Introgression of mitochondrial DNA among Myodes voles: consequences for energetics?
1 Centre of Excellence in Evolutionary Research, Department of Biological and Environmental Science, University of Jyväskylä, P.O. Box 35 YAC, Finland
2 CIBIO, Centro de Investigação em Biodiversidade e Recursos Genéticos, Universidade do Porto, Campus Agrário de Vairão, 4485-661 Vairão, Portugal
3 Departamento de Biologia, Faculdade de Ciências da Universidade do Porto, Rua do Campo Alegre, s/n, 4169-007 Porto, Portugal
4 University of Montana, Wildlife Biology Program, College of Forestry and Conservation, Missoula, MT 59812, USA
5 Department of Biological and Environmental Science, University of Jyväskylä, P.O. Box 35 YAC, Finland
BMC Evolutionary Biology 2011, 11:355 doi:10.1186/1471-2148-11-355Published: 9 December 2011
Introgression of mitochondrial DNA (mtDNA) is among the most frequently described cases of reticulate evolution. The tendency of mtDNA to cross interspecific barriers is somewhat counter-intuitive considering the key function of enzymes that it encodes in the oxidative-phosphorylation process, which could give rise to hybrid dysfunction. How mtDNA reticulation affects the evolution of metabolic functions is, however, uncertain. Here we investigated how morpho-physiological traits vary in natural populations of a common rodent (the bank vole, Myodes glareolus) and whether this variation could be associated with mtDNA introgression. First, we confirmed that M. glareolus harbour mtDNA introgressed from M. rutilus by analyzing mtDNA (cytochrome b, 954 bp) and nuclear DNA (four markers; 2333 bp in total) sequence variation and reconstructing loci phylogenies among six natural populations in Finland. We then studied geographic variation in body size and basal metabolic rate (BMR) among the populations of M. glareolus and tested its relationship with mtDNA type.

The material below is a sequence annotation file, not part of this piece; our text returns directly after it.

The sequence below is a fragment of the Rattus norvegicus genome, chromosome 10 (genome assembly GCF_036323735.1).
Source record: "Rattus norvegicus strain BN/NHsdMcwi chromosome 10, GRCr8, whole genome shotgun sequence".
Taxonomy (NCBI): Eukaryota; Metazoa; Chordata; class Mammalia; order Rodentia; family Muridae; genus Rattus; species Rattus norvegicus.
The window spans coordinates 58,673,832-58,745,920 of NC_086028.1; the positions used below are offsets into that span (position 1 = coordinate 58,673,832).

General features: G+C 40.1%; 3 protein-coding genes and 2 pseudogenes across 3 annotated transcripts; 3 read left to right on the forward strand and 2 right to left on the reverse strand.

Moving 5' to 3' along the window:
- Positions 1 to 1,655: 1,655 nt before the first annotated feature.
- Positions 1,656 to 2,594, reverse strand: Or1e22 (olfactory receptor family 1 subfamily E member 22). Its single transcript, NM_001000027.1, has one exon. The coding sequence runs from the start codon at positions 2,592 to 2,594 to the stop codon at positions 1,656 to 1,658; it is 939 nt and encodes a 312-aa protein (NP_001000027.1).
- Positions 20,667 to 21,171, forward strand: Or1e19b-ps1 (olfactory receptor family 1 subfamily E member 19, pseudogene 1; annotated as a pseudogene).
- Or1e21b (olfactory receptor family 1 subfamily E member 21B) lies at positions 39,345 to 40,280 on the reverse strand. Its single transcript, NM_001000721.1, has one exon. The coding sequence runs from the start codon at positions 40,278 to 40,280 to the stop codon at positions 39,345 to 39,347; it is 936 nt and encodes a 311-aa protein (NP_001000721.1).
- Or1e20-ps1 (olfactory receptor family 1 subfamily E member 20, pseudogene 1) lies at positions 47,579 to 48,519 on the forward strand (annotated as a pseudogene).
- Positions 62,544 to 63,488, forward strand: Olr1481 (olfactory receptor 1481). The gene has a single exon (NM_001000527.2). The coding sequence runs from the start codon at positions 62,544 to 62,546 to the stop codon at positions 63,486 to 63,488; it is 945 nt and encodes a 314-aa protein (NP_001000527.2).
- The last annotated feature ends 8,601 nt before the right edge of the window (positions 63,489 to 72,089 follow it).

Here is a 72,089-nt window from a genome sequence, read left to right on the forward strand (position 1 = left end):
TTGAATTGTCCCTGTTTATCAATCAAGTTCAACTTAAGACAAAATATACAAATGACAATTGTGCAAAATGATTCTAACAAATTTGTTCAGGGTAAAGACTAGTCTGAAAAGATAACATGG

Myodes glareolus and its arctic neighbour, M. rutilus, are reciprocally monophyletic at the analyzed nuclear DNA loci. In contrast, the two northernmost populations of M. glareolus have a fixed mitotype that is shared with M. rutilus, likely due to introgressive hybridization. The analyses of phenotypic traits revealed that the body mass and whole-body, but not mass corrected, BMR are significantly reduced in M. glareolus females from northern Finland that also have the introgressed mitotype. Restricting the analysis to the single population where the mitotypes coexist, the association of mtDNA type with whole-body BMR remained but those with mass corrected BMR and body mass did not. Mitochondrial sequence variation in the introgressed haplotypes is compatible with demographic growth of the populations, but may also be a result of positive selection.
Our results show that the phenotypic traits vary markedly along the north-south axis of populations of M. glareolus. This variation may be related to adaptation to local environments and coincides with the gradient of genome reticulation between M. glareolus and M. rutilus, which was assessed by mtDNA introgression. Introgression of mtDNA may have affected morpho-physiological traits but do not show strong effects on either body mass or basal metabolic rate alone. We discuss the causes and biological meaning of our results and the means to clarify these questions in future research.